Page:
Bulgogi is a Korean barbecue dish with strips of marinated, premium-cut beef, best enjoyed when your dinner party gets to barbecue them up together at your own table.
Food obsession: bulgogi beef
I settled down at the floor table of a Korean restaurant in Satwa, my spectacles screwed tightly to my face. I was about to scrutinise a menu teeming with Korean dishes, most of them so alien and exotic that the menu sniggered at my proud awareness of kimchi as though it were nothing more monumental than being knowledgeable about fries.
But there’s one Korean dish I order before I’ve even opened the menu. The dish is bulgogi, strips of marinated beef tenderloin or sirloin, often cooked over grid irons sunk into the centre of the dining table. The friend who introduced me to bulgogi had predicted that I’d leave the meal thinking of it for the rest of the day, not just because of its taste, but because my clothes would be perfumed with beefy smoke by the time we were finished cooking it.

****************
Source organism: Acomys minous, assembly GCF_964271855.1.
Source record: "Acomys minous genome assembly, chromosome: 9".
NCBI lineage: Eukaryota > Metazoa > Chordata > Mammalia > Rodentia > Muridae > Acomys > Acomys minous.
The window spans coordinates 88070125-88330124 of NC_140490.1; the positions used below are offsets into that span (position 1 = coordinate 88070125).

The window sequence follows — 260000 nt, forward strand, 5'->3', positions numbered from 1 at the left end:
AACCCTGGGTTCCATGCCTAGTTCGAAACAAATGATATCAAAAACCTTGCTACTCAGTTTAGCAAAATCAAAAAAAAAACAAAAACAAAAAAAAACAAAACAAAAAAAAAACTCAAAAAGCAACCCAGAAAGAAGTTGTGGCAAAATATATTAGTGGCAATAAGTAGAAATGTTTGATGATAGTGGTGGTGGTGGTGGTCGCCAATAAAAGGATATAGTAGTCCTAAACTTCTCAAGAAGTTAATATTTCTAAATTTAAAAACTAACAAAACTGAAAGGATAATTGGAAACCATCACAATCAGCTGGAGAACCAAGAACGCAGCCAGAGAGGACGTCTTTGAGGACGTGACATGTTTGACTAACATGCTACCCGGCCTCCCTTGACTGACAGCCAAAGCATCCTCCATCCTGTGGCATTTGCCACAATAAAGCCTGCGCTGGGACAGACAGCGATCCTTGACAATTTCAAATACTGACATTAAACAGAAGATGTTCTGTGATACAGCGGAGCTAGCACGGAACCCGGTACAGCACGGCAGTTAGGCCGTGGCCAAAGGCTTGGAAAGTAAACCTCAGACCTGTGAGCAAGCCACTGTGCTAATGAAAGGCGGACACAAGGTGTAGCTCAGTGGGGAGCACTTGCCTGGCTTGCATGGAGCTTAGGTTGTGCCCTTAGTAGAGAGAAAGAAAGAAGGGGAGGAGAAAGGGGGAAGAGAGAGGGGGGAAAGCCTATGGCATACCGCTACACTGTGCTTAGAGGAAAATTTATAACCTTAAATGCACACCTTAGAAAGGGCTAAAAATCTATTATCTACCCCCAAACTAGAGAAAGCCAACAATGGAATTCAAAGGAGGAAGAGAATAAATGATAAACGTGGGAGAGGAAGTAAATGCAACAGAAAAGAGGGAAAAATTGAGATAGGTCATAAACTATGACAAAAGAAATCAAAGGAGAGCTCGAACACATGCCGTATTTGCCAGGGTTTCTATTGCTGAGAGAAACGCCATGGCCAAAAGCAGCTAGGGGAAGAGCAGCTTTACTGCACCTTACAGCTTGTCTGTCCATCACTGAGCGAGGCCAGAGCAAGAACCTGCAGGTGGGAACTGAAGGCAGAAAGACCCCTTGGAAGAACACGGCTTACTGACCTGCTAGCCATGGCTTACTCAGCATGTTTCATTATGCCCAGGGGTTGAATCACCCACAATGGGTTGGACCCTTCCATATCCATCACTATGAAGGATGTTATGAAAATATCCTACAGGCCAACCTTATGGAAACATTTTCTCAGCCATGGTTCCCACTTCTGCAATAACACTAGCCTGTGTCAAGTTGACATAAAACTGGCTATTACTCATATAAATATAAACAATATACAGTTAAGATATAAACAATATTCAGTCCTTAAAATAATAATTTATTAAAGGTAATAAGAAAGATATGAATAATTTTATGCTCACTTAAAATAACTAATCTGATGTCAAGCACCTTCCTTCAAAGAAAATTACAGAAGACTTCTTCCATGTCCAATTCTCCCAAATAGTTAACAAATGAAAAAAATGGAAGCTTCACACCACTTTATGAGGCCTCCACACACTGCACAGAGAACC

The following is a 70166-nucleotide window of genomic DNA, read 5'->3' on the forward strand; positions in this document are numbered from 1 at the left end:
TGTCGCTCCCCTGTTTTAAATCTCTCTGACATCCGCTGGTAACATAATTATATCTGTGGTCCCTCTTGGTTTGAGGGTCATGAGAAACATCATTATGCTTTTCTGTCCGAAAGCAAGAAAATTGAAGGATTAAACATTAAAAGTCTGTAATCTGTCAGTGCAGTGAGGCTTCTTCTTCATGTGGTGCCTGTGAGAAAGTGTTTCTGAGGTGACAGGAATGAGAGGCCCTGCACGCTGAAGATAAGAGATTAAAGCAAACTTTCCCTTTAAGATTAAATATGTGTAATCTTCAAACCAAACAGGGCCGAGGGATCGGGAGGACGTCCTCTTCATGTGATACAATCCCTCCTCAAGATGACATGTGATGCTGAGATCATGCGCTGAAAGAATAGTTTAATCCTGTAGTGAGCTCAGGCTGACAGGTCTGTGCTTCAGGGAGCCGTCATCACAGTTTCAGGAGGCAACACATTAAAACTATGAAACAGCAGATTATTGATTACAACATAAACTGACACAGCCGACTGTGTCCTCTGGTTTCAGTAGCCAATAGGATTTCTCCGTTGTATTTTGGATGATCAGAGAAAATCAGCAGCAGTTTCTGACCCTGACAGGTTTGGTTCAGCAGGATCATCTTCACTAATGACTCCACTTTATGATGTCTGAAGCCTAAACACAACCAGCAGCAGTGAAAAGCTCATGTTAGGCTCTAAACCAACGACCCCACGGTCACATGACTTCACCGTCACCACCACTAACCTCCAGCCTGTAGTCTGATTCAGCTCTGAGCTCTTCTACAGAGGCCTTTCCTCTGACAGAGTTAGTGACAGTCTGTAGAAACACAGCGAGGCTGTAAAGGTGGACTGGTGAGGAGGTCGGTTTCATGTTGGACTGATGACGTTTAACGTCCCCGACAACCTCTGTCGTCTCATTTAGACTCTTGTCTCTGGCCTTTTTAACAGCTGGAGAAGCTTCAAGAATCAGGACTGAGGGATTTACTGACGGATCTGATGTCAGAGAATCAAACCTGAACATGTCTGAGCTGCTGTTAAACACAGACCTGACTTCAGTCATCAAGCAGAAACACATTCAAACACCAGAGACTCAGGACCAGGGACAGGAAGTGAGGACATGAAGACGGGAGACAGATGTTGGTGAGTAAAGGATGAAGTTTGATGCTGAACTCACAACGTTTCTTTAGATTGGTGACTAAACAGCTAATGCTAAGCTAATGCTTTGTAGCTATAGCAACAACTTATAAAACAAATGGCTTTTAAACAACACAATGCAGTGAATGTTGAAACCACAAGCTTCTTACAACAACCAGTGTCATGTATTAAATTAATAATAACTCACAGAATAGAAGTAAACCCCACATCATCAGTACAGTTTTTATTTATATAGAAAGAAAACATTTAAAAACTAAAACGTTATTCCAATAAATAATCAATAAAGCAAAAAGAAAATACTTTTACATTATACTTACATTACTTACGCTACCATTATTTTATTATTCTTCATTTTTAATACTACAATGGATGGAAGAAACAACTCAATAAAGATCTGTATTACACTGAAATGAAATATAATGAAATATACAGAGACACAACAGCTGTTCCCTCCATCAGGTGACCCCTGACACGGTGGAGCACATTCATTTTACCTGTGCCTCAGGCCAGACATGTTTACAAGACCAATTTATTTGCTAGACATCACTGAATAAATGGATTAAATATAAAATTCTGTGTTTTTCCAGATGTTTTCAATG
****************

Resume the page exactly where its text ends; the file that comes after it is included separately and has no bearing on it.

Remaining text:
Bulgogi beef is soaked in a marinade that reveals the salty, sweet and pungent undertones of sesame oil, soy sauce, garlic, ginger, pepper and spring onions. The raw, marinated meat is then piled high on a plate, often alongside thick-cut raw onions, whole garlic cloves and plump mushrooms. From that point on, the grilling process is handed over to the diners. Bulgogi is an experience of communal cooking, of assigning the grill master of our group to watch the meat so that it doesn’t overcook while the rest of us are gossiping like desperate housewives, the soft sputtering of beef only audible when the conversation momentarily drops to make way for a hungry plea: “Is it done yet?”
Seconds after the meat is declared cooked, clucking chopsticks tweeze the mellow, tender beef off of the grill, cradle it into vibrant lettuce sleeves and dot it with ssamjang, the fermented bean and chilli paste whose irresistible yet evasive taste may be best pinned down as umami. If there is any vestige of conversation still trailing the table, the first bite of juice-dripping beef slivers tucked into crunchy lettuce wraps effectively wipes it out. It is usually at this moment of the meal that I silently repledge my allegiance to bulgogi.
• Dubai is bursting with Korean options, but a personal favourite is Shogun Restaurant, Al Ghurair,
04 228 5568
Arva Ahmed blogs about
hidden food gems in Old Dubai at www.ILiveinaFryingPan.com